My Garage

Why use Regit?

Road TAX Included

Pay nothing for your road tax for the duration of your contract

Free UK Delivery
Your new car will be delivered to your door
Full Warranty Included
Cover for any unexpected mechanical or electrical faults

Leasing or finance

Deposit required
Fixed monthly payments
Mileage caps
Fines for excess wear and tear
Depreciation risk
Own the car oudivight at end of term
Balloon payment at the end
Early redemption charges
Secured against an asset

Frequently Asked Questions

Car leasing is a form of car ownership and similar to a long-term rental. The most popular form of leasing is a Personal Contract Hire (PCH) agreement. This is where you make an upfront payment followed by fixed monthly payments across the length of the contract, which is usually around 3-4 years. At the end of the PCH agreement, the motorist simply hands back the keys with no option to buy the car.

Yes you can. The process works in virtually the same way as leasing a new car but the upfront, monthly and then final payment (if applicable) will all be lower than if you were leasing from new. There is a huge variety of choice too!

Most leasing companies require you to have a fully comprehensive policy so it can cost more, but not always. That's because several insurance companies actually charge less for comprehensive policies compared to third party only, as stats show drivers with third party only are more likely to be in an accident. Read more on how to keep your insurance down here.

Use our car search tool to find a car that you like and something that is within your budget. You'll need to go through a brief finance check so you can prove you will be able to make the agreed repayments. After that's all been sorted, you will be notified of a delivery date and then it's all yours! When you return the car, you'll just need to make sure it's nice and clean and has been kept in good condition to prevent any repair or replacement bills.

This depends on your personal circumstances, your mileage and what kind of car you want. If you can afford to buy the car you like outright without any third party support then it will likely be cheaper to do this.

When leasing a car, you will always be paying interest in your monthly payments and so the overall cost at the end of the agreement will likely be more. However, leasing makes a car that may initially be out of your budget more attainable as you spread the monthly payments across a few years, so don't need an initial lump sum in order to get the keys.

When your lease is up you simply hand the car back to the company who arranged your lease. If the vehicle is in good condition you will not pay any additional charges and you are free to go and choose another car.

Yes, you will just need to obtain the funder's permission before doing so.

No. In virtually all car leases insurance will not be included. If you would like insurance included as part of a car lease then you will be better placed looking for a car subscription.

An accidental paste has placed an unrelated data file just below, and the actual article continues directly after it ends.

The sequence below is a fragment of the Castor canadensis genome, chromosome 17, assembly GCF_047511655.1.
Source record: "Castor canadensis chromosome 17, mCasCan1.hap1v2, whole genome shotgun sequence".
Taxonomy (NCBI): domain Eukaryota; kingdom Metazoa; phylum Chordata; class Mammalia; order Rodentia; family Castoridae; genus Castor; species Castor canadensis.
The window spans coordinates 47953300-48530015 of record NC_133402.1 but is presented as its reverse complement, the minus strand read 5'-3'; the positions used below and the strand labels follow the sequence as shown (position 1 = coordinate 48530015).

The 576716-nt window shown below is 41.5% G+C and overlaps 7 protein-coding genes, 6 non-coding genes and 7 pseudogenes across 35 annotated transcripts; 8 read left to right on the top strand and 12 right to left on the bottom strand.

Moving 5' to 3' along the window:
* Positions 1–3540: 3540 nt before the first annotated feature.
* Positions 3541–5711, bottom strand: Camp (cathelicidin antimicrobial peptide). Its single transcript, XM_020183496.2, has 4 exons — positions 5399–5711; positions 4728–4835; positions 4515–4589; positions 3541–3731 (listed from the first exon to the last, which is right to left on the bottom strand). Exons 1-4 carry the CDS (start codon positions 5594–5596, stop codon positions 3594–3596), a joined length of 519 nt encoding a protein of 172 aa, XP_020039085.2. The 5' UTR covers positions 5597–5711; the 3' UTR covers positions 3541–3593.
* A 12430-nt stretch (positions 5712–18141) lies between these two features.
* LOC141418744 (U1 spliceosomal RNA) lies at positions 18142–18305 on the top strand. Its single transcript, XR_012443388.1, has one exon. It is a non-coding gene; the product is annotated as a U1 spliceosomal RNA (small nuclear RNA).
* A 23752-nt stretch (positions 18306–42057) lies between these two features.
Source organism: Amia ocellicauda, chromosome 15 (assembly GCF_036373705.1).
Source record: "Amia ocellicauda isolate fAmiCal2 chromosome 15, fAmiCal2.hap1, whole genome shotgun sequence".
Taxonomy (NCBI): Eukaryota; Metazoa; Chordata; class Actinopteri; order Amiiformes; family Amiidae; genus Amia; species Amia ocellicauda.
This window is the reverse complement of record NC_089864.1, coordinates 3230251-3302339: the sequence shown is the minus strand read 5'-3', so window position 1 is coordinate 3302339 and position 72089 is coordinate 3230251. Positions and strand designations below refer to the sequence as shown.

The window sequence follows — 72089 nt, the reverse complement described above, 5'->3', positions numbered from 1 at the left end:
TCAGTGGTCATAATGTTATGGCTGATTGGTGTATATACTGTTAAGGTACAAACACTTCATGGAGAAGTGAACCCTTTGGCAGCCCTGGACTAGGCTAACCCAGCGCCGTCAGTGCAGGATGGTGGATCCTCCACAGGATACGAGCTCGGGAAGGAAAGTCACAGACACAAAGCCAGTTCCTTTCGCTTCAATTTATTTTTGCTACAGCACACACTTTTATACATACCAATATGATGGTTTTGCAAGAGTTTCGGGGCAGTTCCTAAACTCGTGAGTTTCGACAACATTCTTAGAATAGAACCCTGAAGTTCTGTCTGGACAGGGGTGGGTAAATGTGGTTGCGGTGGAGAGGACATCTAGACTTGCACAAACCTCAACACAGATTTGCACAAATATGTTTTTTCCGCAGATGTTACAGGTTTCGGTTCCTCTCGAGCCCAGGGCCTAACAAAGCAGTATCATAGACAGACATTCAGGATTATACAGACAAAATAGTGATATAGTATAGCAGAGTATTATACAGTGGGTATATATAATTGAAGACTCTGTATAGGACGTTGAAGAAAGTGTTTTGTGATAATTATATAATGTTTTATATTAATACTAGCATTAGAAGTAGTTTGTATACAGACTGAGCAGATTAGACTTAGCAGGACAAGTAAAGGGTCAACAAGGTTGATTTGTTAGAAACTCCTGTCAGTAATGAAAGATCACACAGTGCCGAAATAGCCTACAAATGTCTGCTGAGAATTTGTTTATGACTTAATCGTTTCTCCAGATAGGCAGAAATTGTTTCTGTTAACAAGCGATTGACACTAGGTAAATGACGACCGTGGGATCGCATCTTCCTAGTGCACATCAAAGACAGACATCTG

Yes, but your monthly payments may be higher with a bad credit rating. It could be beneficial to take a soft credit check before applying for a car lease to assess your viability.

Yes, you can modify a leased car but you will need to get permission from the company you have leased the car from before making any amendments. If you don't do this there is a risk any warranty you have on the car could be invalidated depnding on the modification and you may even be charged when it comes to handing the car back.

No, but you may find that you are able to lease cars with a higher value as well as benefitting from lower monthly repayments by having a good credit rating.

In most circumstances you will be able to extend the lease but will need to check with the company you have leased from first. You may even be able to negotiate a new deal with a lower monthly repayment by committing to the lease for an extended period.

Leasing deals are usually only available on new cars, so you could save money by entering into a PCP agreement on a previous owned car.

Monthly payments will likely be slightly lower for leases compared to PCP because PCP agreements can have low, or even no upfront payment. With a lease you don't have the option to buy the car at the end of the agreement, and you cannot 'trade-in' the car either, which is particularly beneficial if valuations have gone up slightly.

No, leasing usually refers to Personal Contract Hire (PCH) which is effectively a long term rental. PCP stands for Personal Contract Purchase and is designed to give the driver the option to buy at the end of the agreement. At the end of a PCH the driver will simply hand the car, and the keys back to the company that arranged the lease.

An Operating Lease is usually understaken for high value cars or cars that are needed to support a specific contract or activity. They're also usually shorter in term length than regular leases. This type of agreement is also usually taken out by business opposed to private owners